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Global Challenges For Water Governance: Legal & Regulatory Frameworks

Congress: 2015
Author(s): Joelle Hervic (North Perth, Australia)


Keyword(s): Sub-theme 7: Global challenges for water governance,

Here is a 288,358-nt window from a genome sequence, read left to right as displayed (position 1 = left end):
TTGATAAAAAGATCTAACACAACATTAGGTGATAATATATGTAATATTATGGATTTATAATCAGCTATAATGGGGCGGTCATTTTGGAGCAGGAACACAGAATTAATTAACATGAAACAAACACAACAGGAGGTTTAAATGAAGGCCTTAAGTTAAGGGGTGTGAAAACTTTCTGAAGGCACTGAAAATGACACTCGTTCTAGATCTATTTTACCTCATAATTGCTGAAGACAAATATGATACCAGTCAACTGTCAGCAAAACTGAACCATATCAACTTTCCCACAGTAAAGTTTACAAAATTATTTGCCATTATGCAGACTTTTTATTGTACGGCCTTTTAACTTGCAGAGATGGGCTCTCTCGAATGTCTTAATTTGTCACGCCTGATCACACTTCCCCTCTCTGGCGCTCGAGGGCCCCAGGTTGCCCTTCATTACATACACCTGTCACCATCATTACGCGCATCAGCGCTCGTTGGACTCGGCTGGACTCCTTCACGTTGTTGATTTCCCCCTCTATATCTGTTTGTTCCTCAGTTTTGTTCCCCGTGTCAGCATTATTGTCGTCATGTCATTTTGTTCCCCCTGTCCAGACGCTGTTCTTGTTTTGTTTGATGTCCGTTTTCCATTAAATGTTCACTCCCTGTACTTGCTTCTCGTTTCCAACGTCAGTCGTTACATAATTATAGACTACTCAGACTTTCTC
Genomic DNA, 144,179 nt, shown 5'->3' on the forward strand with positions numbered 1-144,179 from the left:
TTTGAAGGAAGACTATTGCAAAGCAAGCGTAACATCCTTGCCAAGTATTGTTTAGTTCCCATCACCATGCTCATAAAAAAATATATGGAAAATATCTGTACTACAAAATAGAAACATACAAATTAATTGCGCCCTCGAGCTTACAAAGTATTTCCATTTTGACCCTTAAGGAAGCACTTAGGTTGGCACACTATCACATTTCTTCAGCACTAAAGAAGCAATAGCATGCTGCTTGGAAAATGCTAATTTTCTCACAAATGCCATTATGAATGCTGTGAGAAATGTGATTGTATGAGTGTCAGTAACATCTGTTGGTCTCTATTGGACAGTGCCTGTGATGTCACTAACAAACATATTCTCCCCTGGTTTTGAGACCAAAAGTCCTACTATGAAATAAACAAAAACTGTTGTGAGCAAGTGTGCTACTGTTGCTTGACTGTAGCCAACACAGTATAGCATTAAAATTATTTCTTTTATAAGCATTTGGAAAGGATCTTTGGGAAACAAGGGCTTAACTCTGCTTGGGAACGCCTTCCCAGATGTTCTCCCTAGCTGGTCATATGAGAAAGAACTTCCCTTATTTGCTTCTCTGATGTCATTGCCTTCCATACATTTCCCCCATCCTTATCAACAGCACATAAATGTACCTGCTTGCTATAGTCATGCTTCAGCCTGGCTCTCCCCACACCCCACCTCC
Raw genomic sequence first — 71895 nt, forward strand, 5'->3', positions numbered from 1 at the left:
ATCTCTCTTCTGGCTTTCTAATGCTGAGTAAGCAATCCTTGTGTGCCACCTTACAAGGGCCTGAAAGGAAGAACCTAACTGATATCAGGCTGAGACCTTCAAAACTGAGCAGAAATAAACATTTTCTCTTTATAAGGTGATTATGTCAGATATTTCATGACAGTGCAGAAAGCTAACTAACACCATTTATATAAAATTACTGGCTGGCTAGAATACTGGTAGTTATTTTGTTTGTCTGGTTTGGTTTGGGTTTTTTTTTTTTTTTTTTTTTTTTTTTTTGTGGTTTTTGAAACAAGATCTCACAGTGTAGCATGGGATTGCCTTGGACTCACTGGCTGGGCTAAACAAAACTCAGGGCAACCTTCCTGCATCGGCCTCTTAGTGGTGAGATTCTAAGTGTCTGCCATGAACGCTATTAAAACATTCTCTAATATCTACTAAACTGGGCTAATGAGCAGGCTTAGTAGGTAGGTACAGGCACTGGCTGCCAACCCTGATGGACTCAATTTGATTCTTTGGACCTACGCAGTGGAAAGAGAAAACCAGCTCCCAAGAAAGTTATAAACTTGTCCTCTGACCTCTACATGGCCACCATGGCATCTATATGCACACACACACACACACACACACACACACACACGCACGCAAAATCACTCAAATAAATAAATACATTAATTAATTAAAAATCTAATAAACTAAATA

AbstractINTRODUCTION Humanity faces enormous challenges not the least of which are water shortages. Although the linkage between water and energy is widely recognized, the implications of such linkage and the growing limitations of water availability are not. The continued operation of conventional electricity generating power plants and water-intensive mining is unsustainable -- because of their impacts on global warming and their profligate use of water and - in the case of hydraulic fracturing and other mining processes -- also risking irreversible water contamination also to ecosystems. I will be discussing the interconnectedness of energy and water and the importance of recognizing that water is scarce -- and the world's most important resource -- and managing it accordingly. Truly, water is life. Choices need to be made now and action taken to address this critical situation globally to establish robust legal frameworks that protect water and ensure its efficient and equitable usage. My objective is to identify ways in which water can be better managed as part of a different legal and regulatory paradigm. This involves surveying present weaknesses and threats to the effective legal management of water. Currently companies and their investments are protected by bilateral and multilateral agreements that are backed by powerful means of enforcement through investor-state arbitration enabling companies to challenge countries' efforts to protect resources including water. In addition the ability to claim damages that are often cripplingly high disempowers countries and communities from the ability to protect ecosystems and water. The present legal regime tips the scales in favor of investors at the expense of local populations. Recognizing that the present investor rights that are enshrined and protected in trade treaties are incompatible with effective regulation of water requires alternative legal regimes in particular at international levels and restricting the present international system of investor protection. The case study of El Salvador will highlight the deficiencies of water governance today and identify risks in the present national and international legal frameworks. This will require rethinking and reframing our approach to water to set down new parameters that maximize and leverage the best of existing legal frameworks: I will be advocating for the reinvigoration and strengthening of the Commons, a legal doctrine which is at present overlooked or at best underutilized. METHODS/MATERIALS --. I will examine as a current case study the lawsuit by a Canadian/Australian joint venture comprising Pacific Rim/Oceana Gold which was planning an open-pit cyanide-leaching mine, a water-intensive operation in an area of El Salvador that threatens the country's last major water resource and risks further contaminating already compromised water supplies. El Salvador declined to issue a permit and has committed to maintain a de facto moratorium on mining. Pacific Rim is now suing El Salvador and seeking US$301 million in damages in compensation for lost future profits and exploration costs, far in excess of the $77 million that the company claims to have invested so far and representing almost 2% of El Salvador's gross domestic product. This lawsuit has huge implications and epitomizes the global tension between global development and environmental sustainability.. I will also examine the commons or public trust doctrine as a tool to empower communities to protect water and ecosystems. The commons or public trust doctrine is available to empower communities to protect water for consumptive and environmental use. It is an ancient doctrine with its origins in Roman law and is recognized in common law countries which include the US, India and Australia. The Earth can be regarded as one giant global commons or as interconnected local commons. Either way the concept of the commons turns current water planning on its head. Managing water as a commons means that water is available for people and ecosystems. It will also require the establishment of an international environmental court and enforcement agency to implement and enforce. RESULTS AND DISCUSSION -- I will examine the findings of the case study of El Salvador and how, with taking the existing commons doctrine we can transform our approach to water, de-commodify and protect it. .This will include managing demand, changing existing practices and implementing transformative water management practices. There are many compelling reasons to reduce our use of fossil fuels and reliance on conventional electricity generating power plants -- not only to reduce the risks of climate change but also to protect dwindling sources of freshwater and to stop the world from sliding into geopolitical turmoil. To do so we need to revolutionize water management. This will require transcending the current view of water as a mere commodity to be bought and sold like any other. In addition, without enforcement mechanisms available to communities to protect precious water supplies and catchments, the constitutionally recognized right to water in Latin America will remain a token, empty right. CONCLUSION -- Global standards and enforcement need to be set recognizing that water is the world's most important resource not a mere commodity or adjunct to mining and energy and other corporate interests. In some parts of the world where water is the most stressed all fossil fuel production will need to be shut down and in the rest of the world, reduced. Alternative sources of electricity and energy not requiring massive amounts of water are required in addition to alternative cooling mechanisms in conventional power generation; water conservation; improving energy efficiency and reducing energy usage. 1. Moore, Jen et al. (2013) Debunking 8 Falsehoods by Pacific Rim Mining and Oceana Gold in El Salvador http://www.ips-dc.org/wp-content/uploads/2014/03/Eight-Falsehoods-Final-March-17-2014-WEB.pdf 2.Center for International Environmental Law (CIEL), “Submission of Amicus Curiae Brief to Pac Rim Cayman LLC v. Republic of El Salvador, ICSID Case No. ARB/09/12,” May 20, 2011